Many divorces are finalized in about six months or so. It’s rare for a divorce to last longer than a year. So you can imagine the frustration of one Illinois couple who took a whopping eight years to finally reach a settlement.
Why did it take so long? There were significant assets involved. The 77-year-old man was the founder of Cancer Treatment Centers of America and had amassed a large fortune. The 52-year-old woman was on salary with the company and was paid $100,000 a year. During her 26-year marriage, she enjoyed many perks, such as $4 million in jewelry, private jets, cars, luxury shopping, vacations, and everything her heart desired. Money was never an issue.
Now that the couple has divorced, the woman hoped to continue her lifestyle, including enough money to purchase motorcycles, homes, condos, furniture, and even her own personal assistant. However, when she married, she signed a prenuptial agreement, which limited her assets. However, it did not specifically address alimony payments.
The woman was asking for $5 million a year in alimony, or more than $400,000 a month. Instead, she will receive $27,500 a month, as well as a lump sum of $6.5 million. She will also receive a one-time payment of $450,000 to go toward housing, a Porsche, jewelry, 401(k), and two motorcycles. This was less than she expected, but the judge considered the fact that the couple had been separated for 10 years.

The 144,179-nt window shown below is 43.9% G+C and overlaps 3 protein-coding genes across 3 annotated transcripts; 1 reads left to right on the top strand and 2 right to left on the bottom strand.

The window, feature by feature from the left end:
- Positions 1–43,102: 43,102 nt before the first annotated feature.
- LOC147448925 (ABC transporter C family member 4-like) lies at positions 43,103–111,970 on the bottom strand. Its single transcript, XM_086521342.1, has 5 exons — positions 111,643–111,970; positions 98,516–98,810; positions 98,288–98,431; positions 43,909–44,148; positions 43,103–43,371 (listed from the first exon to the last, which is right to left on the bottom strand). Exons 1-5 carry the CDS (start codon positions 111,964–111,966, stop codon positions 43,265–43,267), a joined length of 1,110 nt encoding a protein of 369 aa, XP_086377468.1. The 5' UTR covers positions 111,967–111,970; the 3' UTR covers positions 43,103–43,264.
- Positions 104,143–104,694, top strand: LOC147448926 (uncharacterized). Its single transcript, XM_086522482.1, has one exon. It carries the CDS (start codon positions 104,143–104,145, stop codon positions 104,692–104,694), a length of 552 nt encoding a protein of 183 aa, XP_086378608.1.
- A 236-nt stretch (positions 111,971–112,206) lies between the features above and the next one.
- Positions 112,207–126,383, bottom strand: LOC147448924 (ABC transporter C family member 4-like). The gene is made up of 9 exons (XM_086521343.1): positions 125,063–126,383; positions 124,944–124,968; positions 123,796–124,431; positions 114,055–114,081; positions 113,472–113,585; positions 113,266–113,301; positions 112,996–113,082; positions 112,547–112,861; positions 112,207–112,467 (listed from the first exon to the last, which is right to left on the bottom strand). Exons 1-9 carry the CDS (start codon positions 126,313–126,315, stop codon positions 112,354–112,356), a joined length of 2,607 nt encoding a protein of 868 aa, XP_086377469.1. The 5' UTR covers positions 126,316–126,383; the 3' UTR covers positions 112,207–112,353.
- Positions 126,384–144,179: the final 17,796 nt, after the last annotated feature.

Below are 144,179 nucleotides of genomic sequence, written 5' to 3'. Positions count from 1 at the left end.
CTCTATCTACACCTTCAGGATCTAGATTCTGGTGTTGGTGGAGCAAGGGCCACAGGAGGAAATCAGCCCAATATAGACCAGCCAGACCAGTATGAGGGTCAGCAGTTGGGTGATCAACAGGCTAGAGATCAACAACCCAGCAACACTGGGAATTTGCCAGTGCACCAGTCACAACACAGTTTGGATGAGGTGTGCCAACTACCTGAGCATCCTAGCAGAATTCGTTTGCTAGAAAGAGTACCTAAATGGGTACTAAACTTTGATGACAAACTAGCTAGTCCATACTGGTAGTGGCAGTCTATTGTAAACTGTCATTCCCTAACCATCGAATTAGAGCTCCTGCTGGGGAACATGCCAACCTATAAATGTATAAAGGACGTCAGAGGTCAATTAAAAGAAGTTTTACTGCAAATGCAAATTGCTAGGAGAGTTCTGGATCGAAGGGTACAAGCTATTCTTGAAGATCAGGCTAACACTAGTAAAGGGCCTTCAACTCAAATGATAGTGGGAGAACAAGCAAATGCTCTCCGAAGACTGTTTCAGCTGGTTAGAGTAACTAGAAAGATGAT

What to Know About High Asset Divorces
High asset divorces often involve much more than money. There are often businesses at stake, as well as stocks, 401(k)s, retirement plans, pensions, cars, houses, jewelry, antiques, and furniture. Sometimes a spouse will hide assets so they cannot be split in the divorce.
There is a lot at stake in a high asset divorce. Many couples overlook taxes, but when you’re dealing with the distribution of assets, it can affect your tax liability.
Some people want the divorce to be done as soon as possible. As such, they will give the other party what they want in order to reach an agreement quickly. Or the person who is divorcing may feel guilty and want to give the other party a larger share of the assets. You need to really think about the consequences of doing either of these. Don’t let emotions control your actions.
Contact a Divorce Attorney in Chicago
A high asset divorce can be complicated. With so much money and other assets involved, it’s not uncommon for both parties to fight over their fair share and take many years to reach a settlement. If you’re going through a high asset divorce, Arami Law can help you value your assets and advise you of your next steps. Contact Arami Law at (312) 584-6355 for more information.